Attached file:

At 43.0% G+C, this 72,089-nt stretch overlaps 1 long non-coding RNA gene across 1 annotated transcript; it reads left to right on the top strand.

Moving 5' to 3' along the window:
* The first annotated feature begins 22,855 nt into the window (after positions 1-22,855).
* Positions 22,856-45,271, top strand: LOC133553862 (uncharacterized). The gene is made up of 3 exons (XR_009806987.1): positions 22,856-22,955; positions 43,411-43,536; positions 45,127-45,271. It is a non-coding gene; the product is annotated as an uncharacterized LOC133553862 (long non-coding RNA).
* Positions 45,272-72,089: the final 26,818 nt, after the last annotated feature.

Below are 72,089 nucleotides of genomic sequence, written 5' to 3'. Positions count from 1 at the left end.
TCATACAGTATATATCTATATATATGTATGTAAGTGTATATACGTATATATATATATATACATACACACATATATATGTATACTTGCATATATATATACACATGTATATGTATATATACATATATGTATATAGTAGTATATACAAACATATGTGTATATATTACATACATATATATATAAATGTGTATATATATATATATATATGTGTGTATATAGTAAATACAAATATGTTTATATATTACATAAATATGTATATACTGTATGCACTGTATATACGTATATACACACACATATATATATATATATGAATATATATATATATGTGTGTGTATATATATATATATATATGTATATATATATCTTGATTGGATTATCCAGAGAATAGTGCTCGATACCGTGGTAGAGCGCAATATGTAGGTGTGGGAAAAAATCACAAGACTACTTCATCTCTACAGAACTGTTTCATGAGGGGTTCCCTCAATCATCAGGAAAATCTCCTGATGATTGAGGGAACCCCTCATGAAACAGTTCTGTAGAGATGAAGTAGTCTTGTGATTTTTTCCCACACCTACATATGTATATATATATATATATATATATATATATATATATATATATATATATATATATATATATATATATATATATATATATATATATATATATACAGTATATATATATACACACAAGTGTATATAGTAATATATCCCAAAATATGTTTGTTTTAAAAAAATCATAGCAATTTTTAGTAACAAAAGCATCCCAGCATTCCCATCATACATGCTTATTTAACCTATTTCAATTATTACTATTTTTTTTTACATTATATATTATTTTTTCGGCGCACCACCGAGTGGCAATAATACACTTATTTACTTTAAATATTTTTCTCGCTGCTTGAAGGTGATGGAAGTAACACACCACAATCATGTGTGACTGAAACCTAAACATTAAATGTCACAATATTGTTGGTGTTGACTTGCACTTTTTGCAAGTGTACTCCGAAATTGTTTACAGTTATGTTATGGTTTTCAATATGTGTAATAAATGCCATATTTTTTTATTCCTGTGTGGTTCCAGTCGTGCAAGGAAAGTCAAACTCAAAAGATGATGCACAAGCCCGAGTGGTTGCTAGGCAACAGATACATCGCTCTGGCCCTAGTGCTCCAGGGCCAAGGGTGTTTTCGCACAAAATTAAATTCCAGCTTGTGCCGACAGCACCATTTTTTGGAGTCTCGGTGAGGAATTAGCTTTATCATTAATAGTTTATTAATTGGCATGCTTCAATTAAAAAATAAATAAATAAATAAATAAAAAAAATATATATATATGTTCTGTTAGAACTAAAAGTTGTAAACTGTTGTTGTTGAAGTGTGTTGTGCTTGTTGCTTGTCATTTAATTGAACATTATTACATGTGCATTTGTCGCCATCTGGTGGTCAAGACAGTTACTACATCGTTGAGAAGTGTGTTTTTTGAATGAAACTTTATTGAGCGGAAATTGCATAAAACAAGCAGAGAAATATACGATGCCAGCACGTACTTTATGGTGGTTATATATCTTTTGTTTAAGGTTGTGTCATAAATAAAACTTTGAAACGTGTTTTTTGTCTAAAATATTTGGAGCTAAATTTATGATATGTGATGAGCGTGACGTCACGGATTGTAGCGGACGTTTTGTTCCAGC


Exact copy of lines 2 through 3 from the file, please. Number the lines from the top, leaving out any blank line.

Moving 5' to 3' along the window:
* The first annotated feature begins 22,855 nt into the window (after positions 1-22,855).